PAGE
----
Electrical and Information Technology

Faculty of Engineering, LTH

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PhD defence: Some Notes on Post-Quantum Cryptanalysis (Erik Mårtensson)


From: 2021-01-22 09:15 to 12:00
Place: Online at the zoom platform (Link by registration)
Contact: thomas [dot] johansson [at] eit [dot] lth [dot] se
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Thesis title: Some Notes on Post-Quantum Cryptanalysis

Author: Erik Mårtensson, Department of Electrical and Information Technology, Lund University

Opponent: Prof. Alexander May, Ruhr-Universität Bochum, Germany

When: 22 January 2021 at 9.15

Location: Online at the zoom platform - access by registration

The thesis for download (PDF, 4,7 MB)


Cryptography as it is used today relies on a foundational level on the assumption that either the Integer Factoring Problem (IFP) or the Discrete  Logarithm Problem (DLP) is computationally intractable. In the 1990s Peter Shor developed a quantum algorithm that solves both problems in polynomial time. Since then alternative foundational mathematical problems to replace IFP and DLP have been suggested. This area of research is called post-quantum cryptology.

To remedy the threat of quantum computers the National Institute of Standards and Technology (NIST) has organized a competition to develop schemes for post-quantum encryption and digital signatures. For both categories latticebased cryptography candidates  dominate. The second most promising type of candidate for encryption is code-based cryptography.

The lattice-based candidates are based on the difficulty of either the Learning With Errors problem (LWE) or the Nth Degree Truncated Polynomial problem (NTRU), of which LWE is the focus of this thesis. The difficulty of both these
problems in turn relies on the difficulty of variations of the Shortest Vector Problem (SVP). Code-based cryptography is based on the difficulty of decoding random linear codes.

The main focus of this thesis is on solving the LWE problem using the Blum-Kalai-Wasserman algorithm (BKW).We have the following improvements of the algorithm.

  1. We combined BKW with state-of-the-art lattice sieving methods to improve the complexity of the algorithm. We also elaborate on the similarities and differences between BKW and lattice sieving, two approaches that on a shallow level look very different.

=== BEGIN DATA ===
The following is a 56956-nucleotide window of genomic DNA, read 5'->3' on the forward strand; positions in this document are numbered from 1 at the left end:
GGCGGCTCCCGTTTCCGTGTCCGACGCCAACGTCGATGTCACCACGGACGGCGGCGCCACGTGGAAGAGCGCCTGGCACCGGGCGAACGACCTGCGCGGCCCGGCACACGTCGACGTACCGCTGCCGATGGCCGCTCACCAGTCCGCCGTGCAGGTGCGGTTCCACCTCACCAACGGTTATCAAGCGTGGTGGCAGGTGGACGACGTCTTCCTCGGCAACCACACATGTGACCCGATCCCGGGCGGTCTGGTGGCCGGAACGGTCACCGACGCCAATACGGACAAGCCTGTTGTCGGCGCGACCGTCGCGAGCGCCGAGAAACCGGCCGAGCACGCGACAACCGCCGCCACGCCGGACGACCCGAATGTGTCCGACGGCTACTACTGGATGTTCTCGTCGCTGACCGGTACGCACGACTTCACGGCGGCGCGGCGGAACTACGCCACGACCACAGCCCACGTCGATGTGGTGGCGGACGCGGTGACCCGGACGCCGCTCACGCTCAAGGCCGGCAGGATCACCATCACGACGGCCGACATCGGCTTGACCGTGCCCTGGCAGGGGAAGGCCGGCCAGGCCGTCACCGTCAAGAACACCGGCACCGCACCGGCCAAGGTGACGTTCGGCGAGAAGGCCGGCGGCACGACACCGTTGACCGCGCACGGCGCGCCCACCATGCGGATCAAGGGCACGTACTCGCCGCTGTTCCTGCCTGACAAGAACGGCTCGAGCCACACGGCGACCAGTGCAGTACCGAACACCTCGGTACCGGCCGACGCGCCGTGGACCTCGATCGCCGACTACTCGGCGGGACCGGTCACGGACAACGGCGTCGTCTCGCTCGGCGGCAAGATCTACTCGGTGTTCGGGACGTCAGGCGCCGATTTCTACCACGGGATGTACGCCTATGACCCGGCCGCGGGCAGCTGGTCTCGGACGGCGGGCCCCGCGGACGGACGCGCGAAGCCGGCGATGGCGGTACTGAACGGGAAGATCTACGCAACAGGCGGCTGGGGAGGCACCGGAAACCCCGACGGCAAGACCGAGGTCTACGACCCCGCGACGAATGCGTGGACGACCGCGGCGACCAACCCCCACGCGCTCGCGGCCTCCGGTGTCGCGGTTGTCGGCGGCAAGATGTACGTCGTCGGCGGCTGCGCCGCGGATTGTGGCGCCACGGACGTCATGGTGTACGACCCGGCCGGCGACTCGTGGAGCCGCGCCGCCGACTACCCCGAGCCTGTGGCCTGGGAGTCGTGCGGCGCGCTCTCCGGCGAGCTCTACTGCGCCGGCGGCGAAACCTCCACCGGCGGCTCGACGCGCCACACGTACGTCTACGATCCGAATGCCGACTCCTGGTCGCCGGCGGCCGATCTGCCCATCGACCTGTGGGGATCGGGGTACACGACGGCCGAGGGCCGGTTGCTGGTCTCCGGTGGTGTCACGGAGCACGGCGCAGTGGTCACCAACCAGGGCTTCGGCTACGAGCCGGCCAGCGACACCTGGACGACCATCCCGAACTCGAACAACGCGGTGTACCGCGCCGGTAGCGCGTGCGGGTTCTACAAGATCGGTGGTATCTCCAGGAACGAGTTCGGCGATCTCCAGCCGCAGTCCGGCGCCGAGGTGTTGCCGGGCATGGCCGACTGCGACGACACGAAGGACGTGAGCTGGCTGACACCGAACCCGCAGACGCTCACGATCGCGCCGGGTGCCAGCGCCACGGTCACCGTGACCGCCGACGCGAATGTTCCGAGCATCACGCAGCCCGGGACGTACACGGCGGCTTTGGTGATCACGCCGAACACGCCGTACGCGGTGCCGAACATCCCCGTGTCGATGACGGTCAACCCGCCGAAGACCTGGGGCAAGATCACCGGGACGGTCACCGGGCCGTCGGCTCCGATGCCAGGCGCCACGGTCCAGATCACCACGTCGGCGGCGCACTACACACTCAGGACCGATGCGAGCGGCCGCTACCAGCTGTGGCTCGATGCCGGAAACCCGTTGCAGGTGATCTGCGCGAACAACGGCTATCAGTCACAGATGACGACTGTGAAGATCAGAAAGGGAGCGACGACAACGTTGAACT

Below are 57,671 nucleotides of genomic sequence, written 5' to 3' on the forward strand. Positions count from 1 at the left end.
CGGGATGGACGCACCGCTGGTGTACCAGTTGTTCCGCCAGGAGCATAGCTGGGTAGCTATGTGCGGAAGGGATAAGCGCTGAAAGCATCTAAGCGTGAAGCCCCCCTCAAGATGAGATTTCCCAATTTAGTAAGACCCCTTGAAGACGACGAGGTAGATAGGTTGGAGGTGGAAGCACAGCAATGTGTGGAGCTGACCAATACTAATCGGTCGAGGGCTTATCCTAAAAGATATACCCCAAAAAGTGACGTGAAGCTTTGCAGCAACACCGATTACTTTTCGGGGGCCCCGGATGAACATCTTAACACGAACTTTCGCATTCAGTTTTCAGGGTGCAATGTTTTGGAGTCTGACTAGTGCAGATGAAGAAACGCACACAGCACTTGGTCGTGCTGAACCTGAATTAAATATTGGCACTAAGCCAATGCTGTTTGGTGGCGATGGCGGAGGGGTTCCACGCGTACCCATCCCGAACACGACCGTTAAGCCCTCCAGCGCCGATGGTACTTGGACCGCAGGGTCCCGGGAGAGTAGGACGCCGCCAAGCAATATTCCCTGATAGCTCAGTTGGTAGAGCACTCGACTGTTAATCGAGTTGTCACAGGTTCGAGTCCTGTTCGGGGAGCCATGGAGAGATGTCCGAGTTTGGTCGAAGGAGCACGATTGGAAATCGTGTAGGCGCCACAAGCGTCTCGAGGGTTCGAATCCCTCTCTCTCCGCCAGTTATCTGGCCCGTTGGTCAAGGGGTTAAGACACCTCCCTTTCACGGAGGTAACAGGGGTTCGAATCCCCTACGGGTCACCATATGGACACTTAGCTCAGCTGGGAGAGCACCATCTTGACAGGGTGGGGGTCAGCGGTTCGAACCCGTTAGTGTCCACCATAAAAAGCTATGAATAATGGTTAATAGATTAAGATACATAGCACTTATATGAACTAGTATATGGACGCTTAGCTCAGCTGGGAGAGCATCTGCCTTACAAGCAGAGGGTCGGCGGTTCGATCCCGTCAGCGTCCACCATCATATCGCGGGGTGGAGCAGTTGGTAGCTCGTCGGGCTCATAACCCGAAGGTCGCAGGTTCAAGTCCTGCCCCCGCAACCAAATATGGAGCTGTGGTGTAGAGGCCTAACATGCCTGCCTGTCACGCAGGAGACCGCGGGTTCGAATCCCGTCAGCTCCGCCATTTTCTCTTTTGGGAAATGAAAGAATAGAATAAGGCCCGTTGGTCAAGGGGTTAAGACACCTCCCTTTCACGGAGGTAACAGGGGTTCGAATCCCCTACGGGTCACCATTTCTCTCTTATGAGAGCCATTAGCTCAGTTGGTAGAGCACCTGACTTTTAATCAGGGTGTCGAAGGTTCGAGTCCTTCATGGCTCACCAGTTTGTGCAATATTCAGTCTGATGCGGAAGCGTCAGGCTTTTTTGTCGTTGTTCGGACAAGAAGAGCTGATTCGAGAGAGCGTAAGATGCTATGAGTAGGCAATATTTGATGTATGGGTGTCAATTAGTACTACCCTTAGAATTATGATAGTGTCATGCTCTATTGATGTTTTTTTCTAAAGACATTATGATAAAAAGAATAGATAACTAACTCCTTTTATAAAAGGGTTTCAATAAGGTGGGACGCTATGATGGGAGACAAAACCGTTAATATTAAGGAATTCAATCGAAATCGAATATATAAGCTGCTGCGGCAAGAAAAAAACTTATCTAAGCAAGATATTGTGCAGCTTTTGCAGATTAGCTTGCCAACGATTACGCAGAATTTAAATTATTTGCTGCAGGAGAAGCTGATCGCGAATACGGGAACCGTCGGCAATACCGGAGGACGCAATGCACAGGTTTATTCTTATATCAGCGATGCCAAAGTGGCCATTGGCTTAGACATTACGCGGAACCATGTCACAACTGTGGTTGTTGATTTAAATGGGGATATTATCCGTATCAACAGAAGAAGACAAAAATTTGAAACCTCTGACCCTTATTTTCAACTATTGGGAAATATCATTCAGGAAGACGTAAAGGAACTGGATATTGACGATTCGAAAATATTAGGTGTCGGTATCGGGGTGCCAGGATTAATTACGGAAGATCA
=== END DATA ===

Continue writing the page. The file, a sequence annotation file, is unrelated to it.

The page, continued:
2. We developed a new binary approach for the distinguishing phase of the BKW algorithm and showed that it performs favorably compared to previous distinguishers.
  3. We investigated the Fast Fourier Transform (FFT) approach for the distinguishing part of BKW showing that it performs better than theory predicts and identically with the optimal distinguisher. We showed that we could improve its performance by limiting the number of hypotheses being tested.
  4. We introduced practical improvements of the algorithm such as nonintegral step sizes, a file-based sample storage solution and an implementation of the algorithm.

We also improved the classical state-of-the-art approaches for k-sieving - lattice sieving where k vectors are combined at a time - by using quantum algorithms. At the cost of a small increase in time complexity we managed to drastically decrease the space requirement compared to the state-of-the-art quantum algorithm for solving the SVP.

Finally, we developed an algorithm for decoding linear codes where the noise is Gaussian instead of binary. We showed how code-based schemes with Gaussian noise are easily broken. We also found other applications for the algorithm in side-channel attacks and in coding theory.


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